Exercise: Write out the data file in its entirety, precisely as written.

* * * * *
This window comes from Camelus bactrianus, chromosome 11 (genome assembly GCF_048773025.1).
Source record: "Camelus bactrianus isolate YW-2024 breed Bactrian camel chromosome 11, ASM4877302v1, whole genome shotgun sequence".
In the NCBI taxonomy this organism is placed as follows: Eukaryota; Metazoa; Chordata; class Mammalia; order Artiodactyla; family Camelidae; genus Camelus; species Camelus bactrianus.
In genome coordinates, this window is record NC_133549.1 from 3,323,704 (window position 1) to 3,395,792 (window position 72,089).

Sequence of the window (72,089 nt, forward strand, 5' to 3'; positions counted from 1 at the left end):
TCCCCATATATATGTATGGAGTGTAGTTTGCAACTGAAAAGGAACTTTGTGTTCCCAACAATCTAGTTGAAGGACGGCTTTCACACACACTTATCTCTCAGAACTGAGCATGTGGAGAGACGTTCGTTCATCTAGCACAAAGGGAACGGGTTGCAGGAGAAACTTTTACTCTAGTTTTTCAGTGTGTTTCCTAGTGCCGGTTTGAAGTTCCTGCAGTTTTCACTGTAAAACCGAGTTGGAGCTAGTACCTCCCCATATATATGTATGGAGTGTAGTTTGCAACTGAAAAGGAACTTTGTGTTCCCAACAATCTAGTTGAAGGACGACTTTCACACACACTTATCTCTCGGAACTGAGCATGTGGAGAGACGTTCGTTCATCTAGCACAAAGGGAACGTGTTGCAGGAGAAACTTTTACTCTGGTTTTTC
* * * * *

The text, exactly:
This window comes from Camelus bactrianus, chromosome 11 (genome assembly GCF_048773025.1).
Source record: "Camelus bactrianus isolate YW-2024 breed Bactrian camel chromosome 11, ASM4877302v1, whole genome shotgun sequence".
In the NCBI taxonomy this organism is placed as follows: Eukaryota; Metazoa; Chordata; class Mammalia; order Artiodactyla; family Camelidae; genus Camelus; species Camelus bactrianus.
In genome coordinates, this window is record NC_133549.1 from 3,323,704 (window position 1) to 3,395,792 (window position 72,089).

Sequence of the window (72,089 nt, forward strand, 5' to 3'; positions counted from 1 at the left end):
TCCCCATATATATGTATGGAGTGTAGTTTGCAACTGAAAAGGAACTTTGTGTTCCCAACAATCTAGTTGAAGGACGGCTTTCACACACACTTATCTCTCAGAACTGAGCATGTGGAGAGACGTTCGTTCATCTAGCACAAAGGGAACGGGTTGCAGGAGAAACTTTTACTCTAGTTTTTCAGTGTGTTTCCTAGTGCCGGTTTGAAGTTCCTGCAGTTTTCACTGTAAAACCGAGTTGGAGCTAGTACCTCCCCATATATATGTATGGAGTGTAGTTTGCAACTGAAAAGGAACTTTGTGTTCCCAACAATCTAGTTGAAGGACGACTTTCACACACACTTATCTCTCGGAACTGAGCATGTGGAGAGACGTTCGTTCATCTAGCACAAAGGGAACGTGTTGCAGGAGAAACTTTTACTCTGGTTTTTC